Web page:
What is a Kangaroo? Not All Hopping Marsupials are Kangaroos
Not every hopping Australian marsupial is a kangaroo. So which "hopper", and there are a lot of them, is a kangaroo? Its not as simple as it looks.
Let's Start with Macropods
The Kangaroo is macropod. It is a member of the scientific animal family classification Macropodidae. The word is derived from the Greek language and means 'big foot' (macro=big + pod=foot). The key characteristic of macropods is that they have elongated hind legs that they use for hoping and jumping and they are all marsupial herbivores. There are over 54 different species of animals in this family. These range in size from those as small as a mouse to ones as tall as a man. Macropods live predominately in Australia. A few species can also be found in New Guinea.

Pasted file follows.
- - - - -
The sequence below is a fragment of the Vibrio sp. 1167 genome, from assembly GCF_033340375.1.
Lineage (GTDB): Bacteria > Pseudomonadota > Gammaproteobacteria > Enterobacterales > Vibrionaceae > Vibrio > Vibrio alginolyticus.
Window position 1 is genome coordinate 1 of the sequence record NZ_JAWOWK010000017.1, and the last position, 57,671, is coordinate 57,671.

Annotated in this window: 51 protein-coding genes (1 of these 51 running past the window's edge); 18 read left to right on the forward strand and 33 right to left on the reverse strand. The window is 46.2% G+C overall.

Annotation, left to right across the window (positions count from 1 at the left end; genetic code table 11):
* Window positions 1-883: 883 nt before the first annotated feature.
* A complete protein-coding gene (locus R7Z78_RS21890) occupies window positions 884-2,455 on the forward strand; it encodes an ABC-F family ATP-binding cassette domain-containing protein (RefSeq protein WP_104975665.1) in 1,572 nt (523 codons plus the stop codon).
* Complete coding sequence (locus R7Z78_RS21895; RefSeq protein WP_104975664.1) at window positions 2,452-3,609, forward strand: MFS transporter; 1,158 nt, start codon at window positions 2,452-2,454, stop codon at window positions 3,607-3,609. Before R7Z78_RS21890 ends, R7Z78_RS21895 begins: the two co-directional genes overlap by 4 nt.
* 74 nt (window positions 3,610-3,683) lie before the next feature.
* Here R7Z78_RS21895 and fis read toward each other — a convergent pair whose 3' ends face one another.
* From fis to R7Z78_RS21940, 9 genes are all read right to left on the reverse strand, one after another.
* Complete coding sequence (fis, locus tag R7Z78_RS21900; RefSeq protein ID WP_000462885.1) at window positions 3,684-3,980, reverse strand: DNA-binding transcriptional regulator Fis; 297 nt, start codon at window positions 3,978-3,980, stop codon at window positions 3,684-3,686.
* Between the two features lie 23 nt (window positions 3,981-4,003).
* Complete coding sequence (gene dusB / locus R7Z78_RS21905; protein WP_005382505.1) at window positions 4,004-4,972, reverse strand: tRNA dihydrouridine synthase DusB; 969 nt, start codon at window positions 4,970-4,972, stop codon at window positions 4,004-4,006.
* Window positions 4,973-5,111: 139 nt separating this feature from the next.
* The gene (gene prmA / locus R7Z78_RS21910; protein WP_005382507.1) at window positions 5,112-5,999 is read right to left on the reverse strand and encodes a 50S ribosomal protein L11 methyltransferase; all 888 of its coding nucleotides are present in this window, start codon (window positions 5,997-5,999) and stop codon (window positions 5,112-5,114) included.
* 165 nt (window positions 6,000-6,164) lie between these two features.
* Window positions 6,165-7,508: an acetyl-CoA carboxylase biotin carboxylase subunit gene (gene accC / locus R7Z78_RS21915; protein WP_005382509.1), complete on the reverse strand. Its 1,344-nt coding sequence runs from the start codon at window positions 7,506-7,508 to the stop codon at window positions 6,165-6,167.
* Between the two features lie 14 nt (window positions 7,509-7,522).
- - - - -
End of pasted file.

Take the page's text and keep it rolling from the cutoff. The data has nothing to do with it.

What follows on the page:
So is it a Kangaroo?
So how do we know if a particular macropod is a kangaroo? The classification is fairly arbitrary. The four largest macropods are referred to as kangaroos. These are the Red Kangaroo, Eastern Grey Kangaroo, Western Grey Kangaroo and Antilopine Kangaroo. Just to make absolutely sure we don't get it wrong - they are also need to be terrestrial. That is; they move on land. (This is not to confuse them with tree-kangaroos). So the proper definition of a kangaroo is; a terrestrial marsupial herbivore that is one of the top four largest animals in the family group, Macropodidae.
A Simple Definition of a Kangaroo
A simple definition of a kangaroo is a plant eating, ground dwelling, mammal that has elongated hind legs with big feet, hops and rears its young in a pouch in its abdomen.
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